Auditions via Skype are happening more and more often. You have probably experienced a few already. The same goes for family reunions. Or reunions of any kind. And you may have heard of one or two weird shows that use Skype as a stage. It’s not surprising. At the end of the day, theater survived for centuries by assimilating everything new. What, they invented electricity? Let’s have some lights! Movies? Let’s project them in the background, or even better, let’s film the actors live and project them on the set in real time!
So, as many other artists, when I saw what Skype can do, I hurried to use it as a theatrical tool. The result is a show we call “Long Distance Affair," which is a show that we are presenting around the world and is in New York this month. For this adventure, we asked actors from over 10 countries to perform from their own apartment for an audience gathered in one place. So, an actor is performing from Moscow, another from Sydney, London, Singapore, and so on. And to make it a bit more special, it is a one audience member at a time experience. Working on this piece is truly amazing, especially because the actors meet and rehearse with the directors and the playwrights via Skype. Essentially the plays are not only performed via Skype, but also created via Skype.
I asked the actors involved what they have they learned from this experience and based on their response, I put together a little list of tips just in case you are going to perform on Skype anytime soon!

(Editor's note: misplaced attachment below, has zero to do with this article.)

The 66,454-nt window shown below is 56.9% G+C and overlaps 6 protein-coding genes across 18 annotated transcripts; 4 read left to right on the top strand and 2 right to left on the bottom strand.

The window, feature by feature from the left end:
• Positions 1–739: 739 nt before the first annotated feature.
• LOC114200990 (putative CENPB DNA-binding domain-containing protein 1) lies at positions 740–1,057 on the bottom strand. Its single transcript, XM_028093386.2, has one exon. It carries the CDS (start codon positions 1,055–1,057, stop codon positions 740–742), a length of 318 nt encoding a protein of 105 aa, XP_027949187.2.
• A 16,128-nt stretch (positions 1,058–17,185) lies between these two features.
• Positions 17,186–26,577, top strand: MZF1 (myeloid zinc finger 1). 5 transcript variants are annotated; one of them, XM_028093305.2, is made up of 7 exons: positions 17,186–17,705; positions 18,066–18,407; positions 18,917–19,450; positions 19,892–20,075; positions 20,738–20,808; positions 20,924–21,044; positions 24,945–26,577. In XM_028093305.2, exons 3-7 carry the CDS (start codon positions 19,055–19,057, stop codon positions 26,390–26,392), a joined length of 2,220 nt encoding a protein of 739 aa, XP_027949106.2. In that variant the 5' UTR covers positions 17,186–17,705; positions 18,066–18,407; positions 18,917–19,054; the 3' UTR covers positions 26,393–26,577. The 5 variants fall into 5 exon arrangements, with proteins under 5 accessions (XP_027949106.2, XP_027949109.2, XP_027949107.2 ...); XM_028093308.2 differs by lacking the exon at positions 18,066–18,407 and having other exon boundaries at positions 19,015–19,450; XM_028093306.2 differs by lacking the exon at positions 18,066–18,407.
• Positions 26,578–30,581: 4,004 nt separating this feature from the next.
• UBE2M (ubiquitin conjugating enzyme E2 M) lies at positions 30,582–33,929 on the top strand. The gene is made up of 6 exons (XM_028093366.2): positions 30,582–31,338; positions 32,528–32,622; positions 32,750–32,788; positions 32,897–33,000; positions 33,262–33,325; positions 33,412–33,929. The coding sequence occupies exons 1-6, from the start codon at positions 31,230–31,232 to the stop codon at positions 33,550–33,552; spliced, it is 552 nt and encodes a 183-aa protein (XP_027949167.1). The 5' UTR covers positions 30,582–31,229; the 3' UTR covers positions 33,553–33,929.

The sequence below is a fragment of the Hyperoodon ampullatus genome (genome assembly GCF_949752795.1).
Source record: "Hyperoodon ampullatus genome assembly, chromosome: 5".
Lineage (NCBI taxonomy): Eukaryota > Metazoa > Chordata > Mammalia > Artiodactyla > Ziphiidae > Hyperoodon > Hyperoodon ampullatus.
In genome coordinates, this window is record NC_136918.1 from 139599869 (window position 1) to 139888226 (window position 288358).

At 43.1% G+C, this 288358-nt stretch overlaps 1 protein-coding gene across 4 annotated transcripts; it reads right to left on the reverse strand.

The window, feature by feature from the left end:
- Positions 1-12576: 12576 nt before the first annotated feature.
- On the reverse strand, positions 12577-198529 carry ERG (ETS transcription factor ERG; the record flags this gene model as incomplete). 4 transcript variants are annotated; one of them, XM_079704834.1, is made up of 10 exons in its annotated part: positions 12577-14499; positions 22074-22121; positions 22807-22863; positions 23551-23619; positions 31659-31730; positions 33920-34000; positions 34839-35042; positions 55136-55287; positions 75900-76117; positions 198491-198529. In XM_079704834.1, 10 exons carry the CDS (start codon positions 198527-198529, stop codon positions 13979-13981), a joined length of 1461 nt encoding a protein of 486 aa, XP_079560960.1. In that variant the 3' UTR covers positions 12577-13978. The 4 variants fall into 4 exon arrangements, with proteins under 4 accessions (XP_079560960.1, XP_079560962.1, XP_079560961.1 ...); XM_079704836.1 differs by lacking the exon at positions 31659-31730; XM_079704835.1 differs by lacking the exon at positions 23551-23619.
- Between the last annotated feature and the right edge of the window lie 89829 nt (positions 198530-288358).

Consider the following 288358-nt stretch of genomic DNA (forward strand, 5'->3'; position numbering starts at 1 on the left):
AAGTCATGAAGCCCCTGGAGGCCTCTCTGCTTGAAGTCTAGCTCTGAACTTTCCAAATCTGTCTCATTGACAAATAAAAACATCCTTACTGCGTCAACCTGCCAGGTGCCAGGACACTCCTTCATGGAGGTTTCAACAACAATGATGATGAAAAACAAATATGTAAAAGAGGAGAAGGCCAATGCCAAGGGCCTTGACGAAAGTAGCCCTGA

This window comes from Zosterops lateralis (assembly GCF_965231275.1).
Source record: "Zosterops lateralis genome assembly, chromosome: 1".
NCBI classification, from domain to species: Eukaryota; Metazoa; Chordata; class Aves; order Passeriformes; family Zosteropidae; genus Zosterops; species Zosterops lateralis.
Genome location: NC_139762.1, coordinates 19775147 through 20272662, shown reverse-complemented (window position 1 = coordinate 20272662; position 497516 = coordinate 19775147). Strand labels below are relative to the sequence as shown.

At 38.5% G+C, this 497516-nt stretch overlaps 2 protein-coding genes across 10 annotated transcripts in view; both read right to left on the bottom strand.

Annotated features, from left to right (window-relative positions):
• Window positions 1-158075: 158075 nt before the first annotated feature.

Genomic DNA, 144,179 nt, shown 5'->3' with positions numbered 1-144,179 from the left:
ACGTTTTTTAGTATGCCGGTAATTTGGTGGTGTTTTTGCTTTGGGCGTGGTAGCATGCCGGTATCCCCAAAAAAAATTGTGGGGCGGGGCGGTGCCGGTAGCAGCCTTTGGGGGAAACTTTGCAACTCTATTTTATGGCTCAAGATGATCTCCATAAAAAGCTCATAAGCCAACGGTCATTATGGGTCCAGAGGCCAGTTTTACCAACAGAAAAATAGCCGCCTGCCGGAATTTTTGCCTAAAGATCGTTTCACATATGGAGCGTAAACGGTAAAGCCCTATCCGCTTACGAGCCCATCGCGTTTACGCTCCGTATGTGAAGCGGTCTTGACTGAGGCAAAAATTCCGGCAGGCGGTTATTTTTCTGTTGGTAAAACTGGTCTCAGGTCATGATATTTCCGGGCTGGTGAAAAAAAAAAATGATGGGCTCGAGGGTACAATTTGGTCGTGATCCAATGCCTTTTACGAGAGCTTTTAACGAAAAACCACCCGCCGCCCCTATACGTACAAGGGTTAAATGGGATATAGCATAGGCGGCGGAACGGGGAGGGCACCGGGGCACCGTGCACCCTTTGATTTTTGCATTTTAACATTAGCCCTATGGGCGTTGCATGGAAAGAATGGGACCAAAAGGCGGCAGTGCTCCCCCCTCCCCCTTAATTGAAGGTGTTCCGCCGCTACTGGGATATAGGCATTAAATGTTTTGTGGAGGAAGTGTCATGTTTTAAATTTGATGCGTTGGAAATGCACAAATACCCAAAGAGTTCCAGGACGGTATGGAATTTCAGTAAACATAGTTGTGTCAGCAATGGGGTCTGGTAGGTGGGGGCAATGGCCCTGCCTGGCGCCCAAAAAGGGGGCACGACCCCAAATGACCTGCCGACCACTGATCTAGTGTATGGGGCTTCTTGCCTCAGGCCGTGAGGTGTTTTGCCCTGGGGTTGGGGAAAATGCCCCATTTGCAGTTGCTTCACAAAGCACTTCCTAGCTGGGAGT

1.You are performing from your own apartment. Your bedroom (or whatever room) becomes your set. Use it as a set, not as a room.
2. Your laptop has a camera. Use it as a camera! You can have a close up. You can have an entrance. You can hide props and make them appear “magically." Be inventive!
3. Just because you usually sit down at the computer, doesn’t mean that you have to or that you should. Move as much as you would on a stage, just make sure that you are in the frame.
4. Interact with your audience. You can see the face (and all the reactions) of your spectator. Take advantage!
5. Make sure that you have a strong Internet connection. I know, it’s basic, but so important. Imagine that in the middle of your performance the curtain falls and nobody can see you anymore. Here the “ losing the connection with the audience” can have a literal meaning.
I hope you will get to enjoy the new stage. It can be a lot, but also it can be a lot of fun. And visit us in February at The Gershwin Hotel and see actors from all around the world engaging this new stage!
Ana Mărgineanu is a Romanian theater director. She recently started PopUP Theatrics, a site-specific theater company, in partnership with Tamilla Woodard. Ana’s work has been presented in the main cities of Europe as well as in New York. Her shows won multiple awards, including “Best Play” at London Fringe Awards ("The Sunshine Play") and “Best Show” at the Romanian Comedy Festival ("5 Miraculous Minutes"). She is also an alumnus of The Lincoln Center Directors Lab, and a founding member of The Internationalists. Ana worked as an associated professor at the National University of Theatre and Film, Bucharest, and she has lead acting workshops in Athens, Bucharest, New York and Mexico. For more information, visit www.anamargineanu.com.